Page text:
Between Poses & Poems – What Yoga & Poetry Have in Common

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I’ve been saved by Poems and Poses more times than I could count. But enough times to sense a few commonalities between the two despite their seeming disparateness. Like two cousins who are chalk and cheese at first glance but have more than a few layers in common when you get to know them. Maybe the same mental disorders, similar tastes in music, and some god-forsaken genetic trait that showed up only in these two. Maybe they live on different continents but dream of the same tropical island. Whatever the specifics, you can’t help seeing them as parallel versions of each other once you’ve gone beyond the surface acquaintance and had one too many slumber parties with both. That’s pretty much the scene for me when I look at Poses and Poems.

I’m quite convinced that all our Poems live as Poses in a parallel universe, and all our Poses are Poems that chose to wear bodies instead of words. 

It’s not the easiest (or sanest) of conclusions to explain, but I’m going to try. 

So what are Poems? 

Poetry is where language goes to dance.

Where she drops her manners, deciding she has better things to do than behave.

And if she’s really in the mood, she drops even the words. Sneaking in just when the cautious mind looks the other way, for it may just be too much for it to handle.

And Poses? 

Poses are where the body goes to feel like the wild river of sensations it is.

Breaking out of everyone’s definitions, labels and expectations.

Choosing instead to burst into its own radical aliveness, moment after moment. Until the word ‘pose’ gives up trying to encapsulate all that’s transpiring, tumbling and teasing through this wild river we call the body. Often mistaken for a static entity prone to wear-and-tear, this river waits all our lives for us to feel all of it and live all of it.

Poses are doorways into the full experience our own bodies, as long as we’re curious enough to step through them and humble enough to mind our step.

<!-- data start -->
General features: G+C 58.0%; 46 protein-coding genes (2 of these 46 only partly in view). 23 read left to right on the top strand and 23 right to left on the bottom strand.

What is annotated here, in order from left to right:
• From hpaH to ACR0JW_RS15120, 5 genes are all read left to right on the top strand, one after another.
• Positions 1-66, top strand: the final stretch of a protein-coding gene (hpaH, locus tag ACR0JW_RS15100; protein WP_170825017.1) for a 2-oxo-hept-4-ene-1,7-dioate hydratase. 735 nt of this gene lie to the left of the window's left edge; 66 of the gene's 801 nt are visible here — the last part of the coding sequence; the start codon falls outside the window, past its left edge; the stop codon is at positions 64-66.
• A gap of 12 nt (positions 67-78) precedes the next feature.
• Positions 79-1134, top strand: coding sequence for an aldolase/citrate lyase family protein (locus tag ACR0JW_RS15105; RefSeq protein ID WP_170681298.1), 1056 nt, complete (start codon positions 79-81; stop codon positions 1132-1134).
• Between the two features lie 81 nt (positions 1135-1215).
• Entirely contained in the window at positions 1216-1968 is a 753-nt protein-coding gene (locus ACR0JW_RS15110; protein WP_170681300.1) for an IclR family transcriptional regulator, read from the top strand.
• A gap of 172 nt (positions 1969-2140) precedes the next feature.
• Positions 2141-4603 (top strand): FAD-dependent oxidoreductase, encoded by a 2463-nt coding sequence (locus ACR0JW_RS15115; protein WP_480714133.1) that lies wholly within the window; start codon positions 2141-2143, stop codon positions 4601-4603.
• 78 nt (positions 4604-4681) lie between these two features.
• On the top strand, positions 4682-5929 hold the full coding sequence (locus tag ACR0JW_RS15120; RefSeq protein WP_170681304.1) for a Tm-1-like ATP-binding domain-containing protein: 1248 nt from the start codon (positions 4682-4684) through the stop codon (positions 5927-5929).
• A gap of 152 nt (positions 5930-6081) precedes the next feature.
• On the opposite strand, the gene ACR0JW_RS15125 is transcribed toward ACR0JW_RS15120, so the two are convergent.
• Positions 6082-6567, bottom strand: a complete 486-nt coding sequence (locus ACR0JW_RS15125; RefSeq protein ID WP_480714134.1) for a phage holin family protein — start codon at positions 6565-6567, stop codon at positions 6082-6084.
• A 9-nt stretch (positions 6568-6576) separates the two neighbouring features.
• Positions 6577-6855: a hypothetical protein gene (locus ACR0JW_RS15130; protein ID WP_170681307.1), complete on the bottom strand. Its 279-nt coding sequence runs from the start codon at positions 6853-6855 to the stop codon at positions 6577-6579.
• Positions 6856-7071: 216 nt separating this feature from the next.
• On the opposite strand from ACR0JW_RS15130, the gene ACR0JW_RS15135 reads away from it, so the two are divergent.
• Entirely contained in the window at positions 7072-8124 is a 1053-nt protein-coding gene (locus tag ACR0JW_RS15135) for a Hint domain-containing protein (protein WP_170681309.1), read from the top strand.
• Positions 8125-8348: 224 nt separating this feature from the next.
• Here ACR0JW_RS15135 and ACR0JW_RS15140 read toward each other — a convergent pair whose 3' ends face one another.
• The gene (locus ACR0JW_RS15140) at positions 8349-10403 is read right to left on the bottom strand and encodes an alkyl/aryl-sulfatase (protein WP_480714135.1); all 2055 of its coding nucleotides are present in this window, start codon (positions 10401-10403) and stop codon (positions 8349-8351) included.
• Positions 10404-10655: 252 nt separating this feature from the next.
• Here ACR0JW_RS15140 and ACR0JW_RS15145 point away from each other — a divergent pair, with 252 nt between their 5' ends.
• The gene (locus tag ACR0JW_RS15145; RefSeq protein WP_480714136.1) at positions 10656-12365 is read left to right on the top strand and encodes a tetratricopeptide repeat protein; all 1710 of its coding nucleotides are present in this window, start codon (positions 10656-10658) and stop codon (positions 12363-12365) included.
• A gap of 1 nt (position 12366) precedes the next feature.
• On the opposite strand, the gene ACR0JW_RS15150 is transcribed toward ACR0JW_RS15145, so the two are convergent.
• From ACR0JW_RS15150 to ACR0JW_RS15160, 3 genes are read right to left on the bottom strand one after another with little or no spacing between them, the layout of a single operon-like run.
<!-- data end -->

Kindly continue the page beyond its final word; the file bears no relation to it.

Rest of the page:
Natarajasana, Yoga poetry, poems, poses, Asana poems

                                                           Natarajasana (Dancer Pose)

POSE meaning ASANA?

 As far as translations go, ‘pose’ misses the mark by miles when trying to mean ‘Asana’.  By the time Asana turns into ‘pose’, a soul has been lost in translation. But that’s another blogpost. 

Here are a few traits that I’ve noticed swimming through both Poems and Poses:

The Pause makes the Poem & the Pose

I was at a Feldenkrais movement therapy class a few months ago, when the teacher’s French accent turned ‘pose’ into ‘pause’. And just like that, the world made more sense. What is called a ‘pose’ in the western interpretation of Yoga is far more a pause you find than a pose you strike. 

And where would a poem stand without its pauses? The pause is what holds space for both the pose and the poem. The invisible scaffolding that makes the beauty of either possible.

Rhythm is a mutual friend 

Found between lines as much as between breaths, rhythm is a friend to both. Glad to lead the way and just as glad to bow out and let you flow your way into your own taste of freedom.

Both nudge us out of the mind’s stories and into the rawness of our being, the part of us that feels. Conditioned patterns giving way to an unconditional presence.

Both are far more question than answer. Meant to be asked in all earnestness and humility, not performed by rote or presumption. Curiosities carried by their own uncertainty, they engage us in inquiry. 

Both plonk us into the absolute ‘enoughness’ of the present. So we can stop treating the present like a stepping stone to the future, and the past like some monument overshadowing the present. Poems and poses both ask us to lock eyes with the present, give it our full attention and fall into an intimacy with all the nuts and bolts ‘ordinariness’ we think we need to ‘transcend’ to get to someplace better, sometime later. Because no number of imagined goals and cherished memories can make up for skipping the present. 

Both sharpen the ability to be present, until there is no need to grasp at life. It finds you. 

Replace the chase for things outside us with a raw sumptuous relish for what’s already inside us.

Both are best served and savoured slow, one inspiration tailing another. With not much regard for the tyranny of time. 

Walk you into the mystery of the moment and let you find your own way.

Expand your imagination of who you are, making space for a little more wonder and creativity than you had dared to imagine.

Move you to your edge and suggest that you hang out there awhile, make yourself at home. More edges await.

 

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2 Responses

  1. Sangita says:

    Very perceptive…you have captured the essence so beautifully.

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